Senator drafting Federal Reserve overhaul

Senator drafting Federal Reserve overhaul
© Greg Nash

Senate Banking Committee Chairman Richard Shelby (R-Ala.) is preparing legislation that would make major changes to the Federal Reserve, according to multiple sources briefed on the bill.

Shelby's bill would establish a congressional commission for restructuring the central bank, according to a source who has been briefed on the legislation. The central bank would be required to implement the commission's recommendations absent a joint resolution of disapproval from Congress.

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The draft of the bill also includes a provision from Sen. Jack ReedJack ReedOvernight Defense & National Security — Quick vote on defense bill blocked again Rubio blocks quick votes on stalemated defense bill Overnight Defense & National Security — US, Iran return to negotiating table MORE (D-R.I.) that would make the New York Federal Reserve president subject to Senate confirmation.

The provisions are part of a broader effort by Shelby to empower regional Federal Reserve Banks, which are now sidelined in routine operational decisions by the bank’s Board of Governors.

A bipartisan group of lawmakers has expressed concerns that the New York Fed has too much power, especially given its proximity to Wall Street.

Senate Banking committee spokeswoman Torrie Miller said that "a committee bill is not yet final and parts are still being considered."

While certain aspects of Shelby’s bill have bipartisan support, a Democratic Senate source said that there are "poison pills" that could cost him support.

The current draft of the legislation would require Fed policymakers to use a "mechanical rule" to set monetary policy, thereby establishing a formula for raising interest rates. House Democrats have opposed that idea in the past.

Democratic members of the Senate Banking Committee, including ranking member Sen. Sherrod BrownSherrod Campbell BrownSenate race in Ohio poses crucial test for Democrats Powell says Fed will consider faster taper amid surging inflation Biden faces new pressure from climate groups after Powell pick MORE (D-Ohio), met earlier Thursday to discuss their frustration with how Shelby is negotiating the bill, according to the Democratic source.

According to the source, Democrats have concerns that the bill will re-open the Dodd-Frank financial reform law through the amendment process, should it be brought to the floor.

Shelby's ability to get a floor vote will hinge largely on moderate Democrats like Sens. Heidi HeitkampMary (Heidi) Kathryn HeitkampVirginia loss lays bare Democrats' struggle with rural voters Washington's oldest contact sport: Lobbyists scrum to dilute or kill Democrats' tax bill Progressives prepare to launch counterattack in tax fight MORE (D-N.D.), Jon TesterJonathan (Jon) TesterDemocrats wrangle to keep climate priorities in spending bill  On The Money — Powell pivots as inflation rises Senators huddle on path forward for SALT deduction in spending bill MORE (D-Mont.), Mark WarnerMark Robert WarnerSenate dodges initial December crisis with last-minute deal Liberty University professor charged with alleged sexual battery and abduction of student Five Senate Democrats reportedly opposed to Biden banking nominee MORE (D-Va.) and Joe DonnellyJoseph (Joe) Simon DonnellyBiden to have audience with pope, attend G20 summit Biden taps former Indiana Sen. Donnelly as ambassador to Vatican Republicans may regret restricting reproductive rights MORE (D-Ind.).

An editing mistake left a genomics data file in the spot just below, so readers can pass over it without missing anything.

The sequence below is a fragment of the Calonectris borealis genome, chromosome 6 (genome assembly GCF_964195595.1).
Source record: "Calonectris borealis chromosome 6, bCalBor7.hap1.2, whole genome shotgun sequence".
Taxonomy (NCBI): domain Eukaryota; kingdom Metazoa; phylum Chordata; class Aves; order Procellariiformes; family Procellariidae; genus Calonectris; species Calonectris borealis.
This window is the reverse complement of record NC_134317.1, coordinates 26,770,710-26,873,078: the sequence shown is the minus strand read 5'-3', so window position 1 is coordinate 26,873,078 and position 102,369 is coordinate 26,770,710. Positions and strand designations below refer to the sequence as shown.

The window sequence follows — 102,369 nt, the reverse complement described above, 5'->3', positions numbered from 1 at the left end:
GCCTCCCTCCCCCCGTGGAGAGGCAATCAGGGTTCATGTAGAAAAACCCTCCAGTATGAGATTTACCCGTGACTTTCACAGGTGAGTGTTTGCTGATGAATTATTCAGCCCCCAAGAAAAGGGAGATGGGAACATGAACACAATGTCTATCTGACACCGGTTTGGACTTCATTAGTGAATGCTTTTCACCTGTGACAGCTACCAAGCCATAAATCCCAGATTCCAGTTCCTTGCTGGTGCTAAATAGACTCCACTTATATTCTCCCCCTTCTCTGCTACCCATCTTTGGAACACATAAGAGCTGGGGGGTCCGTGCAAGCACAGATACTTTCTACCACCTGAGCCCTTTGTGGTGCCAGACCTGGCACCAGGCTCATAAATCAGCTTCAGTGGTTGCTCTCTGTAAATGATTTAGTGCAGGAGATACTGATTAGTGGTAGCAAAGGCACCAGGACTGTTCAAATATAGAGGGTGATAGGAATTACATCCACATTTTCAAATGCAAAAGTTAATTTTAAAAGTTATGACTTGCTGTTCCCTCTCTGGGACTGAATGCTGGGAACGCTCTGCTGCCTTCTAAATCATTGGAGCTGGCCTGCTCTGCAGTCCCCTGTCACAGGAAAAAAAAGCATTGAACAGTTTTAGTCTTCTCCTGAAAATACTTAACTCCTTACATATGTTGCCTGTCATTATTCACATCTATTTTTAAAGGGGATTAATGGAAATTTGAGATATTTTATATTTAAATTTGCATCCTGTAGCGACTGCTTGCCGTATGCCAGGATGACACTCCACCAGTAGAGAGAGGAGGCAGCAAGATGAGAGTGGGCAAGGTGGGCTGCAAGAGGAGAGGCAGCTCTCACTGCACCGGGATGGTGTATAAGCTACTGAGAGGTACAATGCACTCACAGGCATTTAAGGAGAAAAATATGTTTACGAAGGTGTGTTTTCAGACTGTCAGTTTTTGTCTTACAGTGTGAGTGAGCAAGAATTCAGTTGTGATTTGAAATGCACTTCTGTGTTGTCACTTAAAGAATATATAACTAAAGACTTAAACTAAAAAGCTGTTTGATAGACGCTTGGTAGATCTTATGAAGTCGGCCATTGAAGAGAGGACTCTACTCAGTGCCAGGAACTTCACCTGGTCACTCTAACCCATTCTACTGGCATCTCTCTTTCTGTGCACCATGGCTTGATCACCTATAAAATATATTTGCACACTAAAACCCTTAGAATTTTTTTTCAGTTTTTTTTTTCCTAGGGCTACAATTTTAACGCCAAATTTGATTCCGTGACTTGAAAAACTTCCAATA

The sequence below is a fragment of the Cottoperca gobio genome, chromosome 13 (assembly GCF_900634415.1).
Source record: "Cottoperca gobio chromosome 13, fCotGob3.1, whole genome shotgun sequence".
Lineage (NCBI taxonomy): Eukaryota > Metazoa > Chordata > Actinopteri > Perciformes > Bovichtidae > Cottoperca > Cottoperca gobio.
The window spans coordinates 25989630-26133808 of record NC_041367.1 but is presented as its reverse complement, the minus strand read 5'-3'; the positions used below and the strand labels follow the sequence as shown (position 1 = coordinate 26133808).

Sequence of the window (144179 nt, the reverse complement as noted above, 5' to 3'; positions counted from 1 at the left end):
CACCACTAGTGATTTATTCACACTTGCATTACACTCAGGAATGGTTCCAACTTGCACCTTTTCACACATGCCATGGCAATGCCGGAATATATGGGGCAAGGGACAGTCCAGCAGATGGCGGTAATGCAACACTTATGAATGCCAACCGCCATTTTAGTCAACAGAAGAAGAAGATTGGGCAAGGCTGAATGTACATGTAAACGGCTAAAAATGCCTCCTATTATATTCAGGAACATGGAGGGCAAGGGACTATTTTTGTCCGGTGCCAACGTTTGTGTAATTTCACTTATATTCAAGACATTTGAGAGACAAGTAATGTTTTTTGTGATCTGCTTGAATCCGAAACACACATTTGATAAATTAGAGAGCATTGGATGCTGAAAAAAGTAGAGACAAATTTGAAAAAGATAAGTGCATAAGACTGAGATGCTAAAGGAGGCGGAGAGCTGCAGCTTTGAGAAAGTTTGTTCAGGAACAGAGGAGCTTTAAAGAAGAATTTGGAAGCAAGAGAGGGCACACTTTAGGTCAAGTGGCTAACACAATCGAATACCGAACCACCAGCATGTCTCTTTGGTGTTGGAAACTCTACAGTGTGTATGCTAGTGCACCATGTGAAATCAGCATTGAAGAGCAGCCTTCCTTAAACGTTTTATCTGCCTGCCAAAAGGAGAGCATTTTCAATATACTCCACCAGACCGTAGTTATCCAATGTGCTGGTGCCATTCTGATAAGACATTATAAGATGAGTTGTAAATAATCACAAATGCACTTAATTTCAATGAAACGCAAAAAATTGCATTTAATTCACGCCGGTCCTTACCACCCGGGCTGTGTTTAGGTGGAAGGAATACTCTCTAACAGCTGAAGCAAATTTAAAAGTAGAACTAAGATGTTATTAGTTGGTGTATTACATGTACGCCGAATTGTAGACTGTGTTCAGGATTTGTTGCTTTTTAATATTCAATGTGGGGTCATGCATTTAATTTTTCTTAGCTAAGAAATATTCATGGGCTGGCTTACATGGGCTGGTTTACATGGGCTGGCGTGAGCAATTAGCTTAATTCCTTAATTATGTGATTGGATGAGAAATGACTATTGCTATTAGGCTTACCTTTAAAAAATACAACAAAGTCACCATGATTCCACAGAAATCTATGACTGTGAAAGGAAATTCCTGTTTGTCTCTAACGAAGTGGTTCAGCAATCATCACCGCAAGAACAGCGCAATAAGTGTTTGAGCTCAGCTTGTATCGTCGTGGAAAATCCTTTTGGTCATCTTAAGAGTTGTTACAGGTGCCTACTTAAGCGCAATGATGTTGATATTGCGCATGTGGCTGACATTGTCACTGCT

"It all comes down to those four," said a top banking lobbyist. "If Sen. Shelby doesn't go with something that moderate Democrats find offensive — he gets it through."

Other provisions in Shelby’s draft bill would:

•  Reduce the amount of time for the Fed to publish Federal Open Market Committee transcripts. 

• Make changes to how the Financial Stability Oversight Council designates an institution as a systemically important financial institution. The bill would increase the threshold from $50 billion to $500 billion.

• Change how most regulators define small banks by increasing the threshold from $10 billion in assets to $50 billion in assets. The current definition allows for those banks to be exempt from some 2010 Dodd-Frank Wall Street Reform law regulations. Community bankers and credit unions are pushing to increase that threshold.